- Publish Date
- Thursday, 8 February 2018, 4:34PM
Science reveals nine ways having sex benefits your health.
According to California-based obstetrician-gynaecologist Dr Sherry Ross, few things in life are better for people's hearts, bodies and souls than getting intimate between the sheets.
From burning calories to boosting the immune system and even fighting the signs of ageing, numerous studies reveal regular lovemaking seriously boosts people's well-being, reports the Daily Mail.
Sex is even a natural painkiller and could help combat insomnia, Dr Ross adds.
Below, Dr Ross outlines the nine ways, proven by science, being active between the sheets boosts people's health and wellbeing.
Researchers from the University of Quebec at Montreal analysed 21 heterosexual couples with an average age of 22.
Results revealed women burn, on average, 69.1 calories when they have sex for just under 25 minutes.
This calorie-burning number climbs higher still if you are on top, in a squat position or having an orgasm.
Dr Ross told NetDoctor: "The act of sexual intimacy can be a great workout and counts as such for many as their daily exercise regimen."
Boosts the immune system
A study by Indiana University found women with healthy sex lives produce higher levels of antibodies, which fight off infections.
Dr Ross said: "Regular sex makes for a stronger immune system, fighting off common illnesses such as colds and having less sick days from work.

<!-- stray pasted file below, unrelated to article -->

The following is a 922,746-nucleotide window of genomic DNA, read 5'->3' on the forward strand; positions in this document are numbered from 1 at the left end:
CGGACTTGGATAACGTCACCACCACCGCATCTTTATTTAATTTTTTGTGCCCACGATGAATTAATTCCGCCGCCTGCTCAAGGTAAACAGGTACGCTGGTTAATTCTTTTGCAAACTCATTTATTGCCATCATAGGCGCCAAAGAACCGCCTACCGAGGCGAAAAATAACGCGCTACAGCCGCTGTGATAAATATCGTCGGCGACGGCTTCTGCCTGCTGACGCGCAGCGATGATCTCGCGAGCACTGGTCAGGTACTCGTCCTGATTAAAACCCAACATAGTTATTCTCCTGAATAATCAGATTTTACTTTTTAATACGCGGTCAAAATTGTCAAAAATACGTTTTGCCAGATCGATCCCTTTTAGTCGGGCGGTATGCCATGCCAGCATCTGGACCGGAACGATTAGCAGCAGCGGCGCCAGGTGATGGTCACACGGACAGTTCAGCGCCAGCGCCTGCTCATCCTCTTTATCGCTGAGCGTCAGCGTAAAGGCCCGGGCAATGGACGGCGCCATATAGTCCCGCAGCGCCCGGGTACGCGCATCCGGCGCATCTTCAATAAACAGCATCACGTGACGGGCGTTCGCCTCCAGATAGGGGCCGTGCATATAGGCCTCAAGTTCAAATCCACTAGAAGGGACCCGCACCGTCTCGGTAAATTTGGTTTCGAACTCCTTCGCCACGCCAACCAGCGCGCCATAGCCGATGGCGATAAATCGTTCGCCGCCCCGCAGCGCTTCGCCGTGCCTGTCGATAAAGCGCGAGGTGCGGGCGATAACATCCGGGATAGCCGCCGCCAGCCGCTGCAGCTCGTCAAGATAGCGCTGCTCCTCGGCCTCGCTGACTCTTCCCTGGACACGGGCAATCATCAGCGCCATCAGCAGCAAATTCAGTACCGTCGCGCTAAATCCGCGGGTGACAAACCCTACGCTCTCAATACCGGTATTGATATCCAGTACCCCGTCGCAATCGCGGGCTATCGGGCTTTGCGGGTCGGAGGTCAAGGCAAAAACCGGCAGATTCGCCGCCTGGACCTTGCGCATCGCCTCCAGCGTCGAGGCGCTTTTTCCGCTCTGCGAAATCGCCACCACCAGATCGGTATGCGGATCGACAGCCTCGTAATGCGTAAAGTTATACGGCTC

"Sex also helps lower your blood pressure and lowers your risk of heart attacks."
For women suffering from urinary incontinence, which is common after childbirth, incorporating Kegel exercises into your sex life can strengthen your pelvic floor and improve bladder control, according to Dr Ross.
If this isn't enough, such exercises also heighten orgasms for both you and your partner, she adds.
Is a natural painkiller
Contracting genital muscles generate a pleasurable feeling that can reduce the discomfort of menstrual cramps, headaches and joint pain, according to Dr Ross.
She adds tracking your menstrual cycle and scheduling in an orgasm before your first period could prevent crippling discomfort.
After an orgasm, endorphins and the hormone prolactin are released, which relax the body and mind to promote sleep, Dr Ross claims.
Boosts pregnancy chances - even if you're not ovulating!
Researchers from the Kinsey Institute and Indiana University found women who have sex when not ovulating create an environment in their wombs that make it more hospitable for growing embryos.
This is due to orgasms activating the immune system, which then seems to prepare women for even the possibility of pregnancy.
Improves mental health
According to the sex therapist Vanessa Marin, skin-to-skin contact releases oxytocin, which is also known as the "cuddle hormone".
This can reduce anxiety and stress, while promoting feelings of closeness.
In 2013, UK-based neuropsychologist Dr David Weeks questioned more than 3,500 people about their sex lives over 10 years.
Results revealed those who have regular, healthy sex lives look up to seven years younger than people who do not get intimate two-to-three times a week.
Dr Weeks believes this is due to the release of endorphins that boost circulation and reduce stress, as well as the production of human growth hormones, which promote skin elasticity.
Makes you brainier
According to a study published in the Journals of Gerontology, sexually-active older adults perform better in verbal and visual tests.
This may be due to the release of oxytocin and 'the happy hormone' dopamine, which have both been linked to improved cognitive function.
This article was first published on Daily Mail and is republished here with permission.